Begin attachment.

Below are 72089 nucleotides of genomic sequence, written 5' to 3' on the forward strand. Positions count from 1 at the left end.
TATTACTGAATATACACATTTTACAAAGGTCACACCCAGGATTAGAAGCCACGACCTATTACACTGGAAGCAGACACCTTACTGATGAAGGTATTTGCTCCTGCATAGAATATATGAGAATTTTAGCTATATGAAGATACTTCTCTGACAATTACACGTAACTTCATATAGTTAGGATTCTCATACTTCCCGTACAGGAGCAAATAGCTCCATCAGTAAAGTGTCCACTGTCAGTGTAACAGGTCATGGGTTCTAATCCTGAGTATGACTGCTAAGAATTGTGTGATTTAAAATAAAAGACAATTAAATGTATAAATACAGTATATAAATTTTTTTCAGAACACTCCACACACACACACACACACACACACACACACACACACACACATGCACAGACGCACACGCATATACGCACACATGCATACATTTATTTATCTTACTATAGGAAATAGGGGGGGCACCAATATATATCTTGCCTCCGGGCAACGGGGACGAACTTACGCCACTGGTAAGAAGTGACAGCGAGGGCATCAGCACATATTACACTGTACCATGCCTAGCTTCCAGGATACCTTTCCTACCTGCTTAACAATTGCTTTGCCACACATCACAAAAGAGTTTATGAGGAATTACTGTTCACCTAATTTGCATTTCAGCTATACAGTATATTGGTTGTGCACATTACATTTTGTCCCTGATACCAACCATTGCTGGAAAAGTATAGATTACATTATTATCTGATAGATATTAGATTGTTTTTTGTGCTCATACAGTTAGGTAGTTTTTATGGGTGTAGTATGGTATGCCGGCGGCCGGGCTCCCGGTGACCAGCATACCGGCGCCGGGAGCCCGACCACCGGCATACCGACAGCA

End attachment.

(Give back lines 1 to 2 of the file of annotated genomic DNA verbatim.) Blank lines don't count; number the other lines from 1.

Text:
Below are 72089 nucleotides of genomic sequence, written 5' to 3' on the forward strand. Positions count from 1 at the left end.
TATTACTGAATATACACATTTTACAAAGGTCACACCCAGGATTAGAAGCCACGACCTATTACACTGGAAGCAGACACCTTACTGATGAAGGTATTTGCTCCTGCATAGAATATATGAGAATTTTAGCTATATGAAGATACTTCTCTGACAATTACACGTAACTTCATATAGTTAGGATTCTCATACTTCCCGTACAGGAGCAAATAGCTCCATCAGTAAAGTGTCCACTGTCAGTGTAACAGGTCATGGGTTCTAATCCTGAGTATGACTGCTAAGAATTGTGTGATTTAAAATAAAAGACAATTAAATGTATAAATACAGTATATAAATTTTTTTCAGAACACTCCACACACACACACACACACACACACACACACACACACACACATGCACAGACGCACACGCATATACGCACACATGCATACATTTATTTATCTTACTATAGGAAATAGGGGGGGCACCAATATATATCTTGCCTCCGGGCAACGGGGACGAACTTACGCCACTGGTAAGAAGTGACAGCGAGGGCATCAGCACATATTACACTGTACCATGCCTAGCTTCCAGGATACCTTTCCTACCTGCTTAACAATTGCTTTGCCACACATCACAAAAGAGTTTATGAGGAATTACTGTTCACCTAATTTGCATTTCAGCTATACAGTATATTGGTTGTGCACATTACATTTTGTCCCTGATACCAACCATTGCTGGAAAAGTATAGATTACATTATTATCTGATAGATATTAGATTGTTTTTTGTGCTCATACAGTTAGGTAGTTTTTATGGGTGTAGTATGGTATGCCGGCGGCCGGGCTCCCGGTGACCAGCATACCGGCGCCGGGAGCCCGACCACCGGCATACCGACAGCA